Sign up to myFT Daily Digest to be the first to know about Environment news.
In the deep waters of the north Atlantic, a sighting that was rare is becoming more common: the Bluefin tuna.
Fisherman Ben King recalls seeing one of the giant fish — which can weigh more than 1,000 pounds — off the coast of Cornwall.
“It looked like an enormous alien popping out of the water,” said King, founder of seafood company Pesky Fish. “You just don’t get fish of that size in our waters, so it had to be a tuna.”
Previously classified as endangered, the Atlantic bluefin is now a species of “least concern”, according to a new “red list” update from the International Union for Conservation of Nature.
Four out of the seven tuna species in the IUCN list are recovering, thanks to better fishing management and enforcement against illegal fishing.
The IUCN says fishing quotas and protected areas are responsible for the recovery, though many other marine animals remain under threat.
“We can turn things around, even with a highly commercial species like tuna,” said Craig Hilton-Taylor, head of the IUCN Red List unit.
The IUCN is launching a new “green status” list to record the species that are being saved, to mark its quadrennial gathering in Marseille this weekend, one of the biggest environmental conferences involving governments and non-profit organisations since the pandemic.
Global tuna trade catch value
Tuna are one of the most valuable kinds of seafood, worth about $42bn a year in trade, as part of an annual seafood market worth about $150bn, according to a study by the Pew Charitable Trusts.
Tuna numbers went into decline in the second half of the 20th century, and are only now starting to pick up, for certain species in certain areas, after the measures put in place in the 2000s.
“One of the challenges of managing tuna, is that they are highly migratory species,” said Mark Zimring, director of the Large-Scale Fisheries Program at The Nature Conservancy. “They are also an important indicator species because they are toward the top of the food chain.”
One of the most successful programmes to regulate tuna fishing has been in the western and central Pacific Ocean, Zimring says, a region sometimes called the “Opec of tuna fishing” because it produces about half of the world’s canned tuna. Eight countries, including small island states such as Kiribati and the Marshall Islands, have banded together to limit licenses.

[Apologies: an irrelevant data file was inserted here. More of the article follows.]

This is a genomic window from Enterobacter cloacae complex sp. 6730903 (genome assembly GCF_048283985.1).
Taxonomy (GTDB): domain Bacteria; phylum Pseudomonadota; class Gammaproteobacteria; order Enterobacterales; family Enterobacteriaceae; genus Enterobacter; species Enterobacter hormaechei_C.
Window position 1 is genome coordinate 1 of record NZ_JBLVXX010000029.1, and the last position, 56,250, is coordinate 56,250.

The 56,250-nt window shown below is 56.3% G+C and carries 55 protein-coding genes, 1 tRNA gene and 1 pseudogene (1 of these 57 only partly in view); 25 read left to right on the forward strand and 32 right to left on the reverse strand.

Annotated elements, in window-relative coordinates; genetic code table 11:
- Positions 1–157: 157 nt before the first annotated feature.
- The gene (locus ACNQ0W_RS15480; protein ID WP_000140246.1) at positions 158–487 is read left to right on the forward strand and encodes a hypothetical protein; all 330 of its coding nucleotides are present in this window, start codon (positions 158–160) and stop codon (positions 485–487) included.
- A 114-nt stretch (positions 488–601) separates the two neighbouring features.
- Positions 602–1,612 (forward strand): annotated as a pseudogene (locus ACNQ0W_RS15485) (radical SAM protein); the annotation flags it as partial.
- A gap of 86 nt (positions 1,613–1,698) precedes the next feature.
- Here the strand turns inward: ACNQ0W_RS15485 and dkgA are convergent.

According to the IUCN, the Atlantic bluefin, the Southern bluefin, albacore, and yellowfin tuna species have experienced improvements since the 2000s. For the Atlantic bluefin, its population in the Mediterranean has risen 22 per cent in the past four decades, although numbers in the Gulf of Mexico have declined.
But the endangered status of the bigeye tuna and skipjack tuna were unchanged from the previous red list, and the Pacific bluefin tuna is still considered “near threatened”.
Among other species in decline, more than a third of shark and ray species are now threatened with extinction. “With marine species, because they are under the water in the ocean, people tend to think it is an endless resource,” Hilton-Taylor said. “It’s hard [for them] to see that we are losing lots of marine life.”
The updated list also contains bad news for the Komodo dragon, which moved to the endangered category. The world’s biggest lizard is threatened by rising sea levels, which will encroach upon the islands where it lives, reducing its habitat by as much as 30 per cent in the next 45 years.
One measure under discussion at this year’s IUCN congress is a proposal to protect 30 per cent of the Earth’s lands and oceans by 2030, although the recommendations of the congress are not binding.
Where climate change meets business, markets and politics. Explore the FT’s coverage here.
Are you curious about the FT’s environmental sustainability commitments? Find out more about our science-based targets here